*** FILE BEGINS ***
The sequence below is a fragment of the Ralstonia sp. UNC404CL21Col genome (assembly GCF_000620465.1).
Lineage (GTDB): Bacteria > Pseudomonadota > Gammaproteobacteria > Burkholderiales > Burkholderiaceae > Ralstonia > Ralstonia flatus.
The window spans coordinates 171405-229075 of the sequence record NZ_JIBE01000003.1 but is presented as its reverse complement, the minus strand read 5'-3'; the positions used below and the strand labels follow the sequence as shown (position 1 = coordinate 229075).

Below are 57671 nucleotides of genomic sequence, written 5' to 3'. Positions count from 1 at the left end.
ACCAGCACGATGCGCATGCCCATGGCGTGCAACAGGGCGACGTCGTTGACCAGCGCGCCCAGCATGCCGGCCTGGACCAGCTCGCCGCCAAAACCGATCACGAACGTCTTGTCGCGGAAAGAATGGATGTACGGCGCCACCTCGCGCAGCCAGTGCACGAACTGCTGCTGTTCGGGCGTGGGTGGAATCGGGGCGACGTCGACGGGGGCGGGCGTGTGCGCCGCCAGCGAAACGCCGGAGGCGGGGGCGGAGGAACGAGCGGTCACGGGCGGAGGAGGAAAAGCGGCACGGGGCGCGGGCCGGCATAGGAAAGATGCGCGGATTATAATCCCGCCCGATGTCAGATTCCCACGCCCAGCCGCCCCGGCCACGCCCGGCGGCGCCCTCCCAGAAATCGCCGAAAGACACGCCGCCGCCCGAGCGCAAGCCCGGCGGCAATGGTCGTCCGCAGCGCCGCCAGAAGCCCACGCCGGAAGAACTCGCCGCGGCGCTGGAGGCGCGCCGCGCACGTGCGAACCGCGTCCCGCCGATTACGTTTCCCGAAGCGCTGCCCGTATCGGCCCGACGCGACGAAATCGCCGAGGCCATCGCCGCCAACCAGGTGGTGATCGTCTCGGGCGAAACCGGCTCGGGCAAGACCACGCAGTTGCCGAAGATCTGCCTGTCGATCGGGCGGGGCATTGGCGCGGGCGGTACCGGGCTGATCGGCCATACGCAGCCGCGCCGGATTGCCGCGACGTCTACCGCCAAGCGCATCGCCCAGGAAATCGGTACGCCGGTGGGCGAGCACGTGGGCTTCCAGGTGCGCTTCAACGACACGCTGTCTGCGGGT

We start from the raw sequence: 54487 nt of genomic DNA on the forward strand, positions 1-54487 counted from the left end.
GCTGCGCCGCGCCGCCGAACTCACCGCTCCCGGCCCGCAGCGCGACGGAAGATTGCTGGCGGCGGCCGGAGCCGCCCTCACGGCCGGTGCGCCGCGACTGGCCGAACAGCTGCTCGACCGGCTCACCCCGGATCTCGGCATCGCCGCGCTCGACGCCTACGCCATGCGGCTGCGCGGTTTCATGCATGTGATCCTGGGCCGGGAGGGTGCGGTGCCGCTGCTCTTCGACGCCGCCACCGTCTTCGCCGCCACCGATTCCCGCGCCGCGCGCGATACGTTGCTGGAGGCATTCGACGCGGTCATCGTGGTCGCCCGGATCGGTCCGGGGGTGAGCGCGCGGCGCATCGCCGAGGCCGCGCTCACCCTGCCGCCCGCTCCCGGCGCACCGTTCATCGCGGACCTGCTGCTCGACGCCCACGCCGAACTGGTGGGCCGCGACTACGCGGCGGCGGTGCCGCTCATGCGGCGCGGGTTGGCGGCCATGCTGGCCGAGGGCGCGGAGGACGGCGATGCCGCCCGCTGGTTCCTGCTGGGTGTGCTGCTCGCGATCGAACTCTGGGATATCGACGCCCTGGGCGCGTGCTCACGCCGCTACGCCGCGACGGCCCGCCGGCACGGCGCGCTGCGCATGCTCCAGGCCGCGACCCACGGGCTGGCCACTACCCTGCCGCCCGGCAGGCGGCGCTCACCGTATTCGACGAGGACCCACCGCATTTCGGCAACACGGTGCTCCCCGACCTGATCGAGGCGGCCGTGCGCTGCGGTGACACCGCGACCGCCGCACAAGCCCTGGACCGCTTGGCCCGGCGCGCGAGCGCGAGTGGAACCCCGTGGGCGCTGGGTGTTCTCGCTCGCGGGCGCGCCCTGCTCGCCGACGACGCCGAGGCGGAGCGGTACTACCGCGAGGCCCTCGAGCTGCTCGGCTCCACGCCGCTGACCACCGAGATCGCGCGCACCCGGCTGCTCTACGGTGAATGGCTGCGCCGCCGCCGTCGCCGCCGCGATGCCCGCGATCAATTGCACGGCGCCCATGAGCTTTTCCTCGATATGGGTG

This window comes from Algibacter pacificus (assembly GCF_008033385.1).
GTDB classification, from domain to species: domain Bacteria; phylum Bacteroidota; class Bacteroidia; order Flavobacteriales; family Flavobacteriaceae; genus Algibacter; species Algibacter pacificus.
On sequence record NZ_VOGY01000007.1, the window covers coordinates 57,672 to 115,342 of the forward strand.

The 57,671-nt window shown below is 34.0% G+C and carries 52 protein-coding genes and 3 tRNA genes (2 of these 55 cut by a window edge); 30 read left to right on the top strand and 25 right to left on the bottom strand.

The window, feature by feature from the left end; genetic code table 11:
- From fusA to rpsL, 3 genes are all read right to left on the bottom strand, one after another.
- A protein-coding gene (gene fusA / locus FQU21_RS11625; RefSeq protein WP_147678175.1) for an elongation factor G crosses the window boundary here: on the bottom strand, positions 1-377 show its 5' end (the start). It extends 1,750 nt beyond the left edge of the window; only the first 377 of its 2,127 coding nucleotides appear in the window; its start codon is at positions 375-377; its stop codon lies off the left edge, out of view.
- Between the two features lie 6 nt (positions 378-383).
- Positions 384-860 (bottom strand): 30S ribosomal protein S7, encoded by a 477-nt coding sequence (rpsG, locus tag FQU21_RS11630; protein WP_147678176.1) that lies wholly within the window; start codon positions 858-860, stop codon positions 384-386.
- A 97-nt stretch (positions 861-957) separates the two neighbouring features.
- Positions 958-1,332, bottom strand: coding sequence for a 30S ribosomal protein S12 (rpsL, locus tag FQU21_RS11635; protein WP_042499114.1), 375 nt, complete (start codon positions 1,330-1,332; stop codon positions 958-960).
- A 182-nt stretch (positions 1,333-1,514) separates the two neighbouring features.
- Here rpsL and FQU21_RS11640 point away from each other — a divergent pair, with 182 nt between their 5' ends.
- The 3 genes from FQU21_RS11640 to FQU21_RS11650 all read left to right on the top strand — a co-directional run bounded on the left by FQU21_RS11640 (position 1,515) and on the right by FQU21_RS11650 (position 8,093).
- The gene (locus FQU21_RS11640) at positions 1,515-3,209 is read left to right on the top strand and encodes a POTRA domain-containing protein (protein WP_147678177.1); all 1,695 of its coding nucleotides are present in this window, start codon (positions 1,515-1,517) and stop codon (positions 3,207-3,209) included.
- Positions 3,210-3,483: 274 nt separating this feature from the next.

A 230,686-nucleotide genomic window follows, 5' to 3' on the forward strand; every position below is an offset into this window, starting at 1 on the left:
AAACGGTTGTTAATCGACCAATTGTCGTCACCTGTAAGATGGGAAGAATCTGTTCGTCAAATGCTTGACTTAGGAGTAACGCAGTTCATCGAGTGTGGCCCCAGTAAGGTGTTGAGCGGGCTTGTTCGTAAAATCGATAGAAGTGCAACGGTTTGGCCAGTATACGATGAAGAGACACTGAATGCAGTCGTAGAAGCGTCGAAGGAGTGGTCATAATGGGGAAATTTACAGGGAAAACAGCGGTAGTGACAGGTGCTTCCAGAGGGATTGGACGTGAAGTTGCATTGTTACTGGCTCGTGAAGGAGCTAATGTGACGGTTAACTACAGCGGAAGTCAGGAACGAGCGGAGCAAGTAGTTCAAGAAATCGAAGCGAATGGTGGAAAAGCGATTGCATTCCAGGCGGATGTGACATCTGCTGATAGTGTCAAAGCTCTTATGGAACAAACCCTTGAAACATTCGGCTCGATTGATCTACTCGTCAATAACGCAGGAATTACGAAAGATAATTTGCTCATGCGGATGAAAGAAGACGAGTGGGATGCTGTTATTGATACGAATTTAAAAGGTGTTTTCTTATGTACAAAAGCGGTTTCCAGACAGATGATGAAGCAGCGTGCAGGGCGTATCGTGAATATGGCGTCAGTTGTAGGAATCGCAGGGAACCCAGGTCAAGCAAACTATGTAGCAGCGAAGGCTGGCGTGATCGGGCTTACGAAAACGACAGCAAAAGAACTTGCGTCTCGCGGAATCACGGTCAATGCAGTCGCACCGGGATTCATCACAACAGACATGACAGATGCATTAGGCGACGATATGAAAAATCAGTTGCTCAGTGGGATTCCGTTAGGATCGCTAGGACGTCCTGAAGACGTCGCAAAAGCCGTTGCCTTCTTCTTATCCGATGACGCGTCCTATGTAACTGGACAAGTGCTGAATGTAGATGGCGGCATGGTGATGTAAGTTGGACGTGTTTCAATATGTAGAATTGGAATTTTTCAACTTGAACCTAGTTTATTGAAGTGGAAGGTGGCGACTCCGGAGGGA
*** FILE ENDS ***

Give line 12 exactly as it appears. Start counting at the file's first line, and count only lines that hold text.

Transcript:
The window, feature by feature from the left end; genetic code table 11: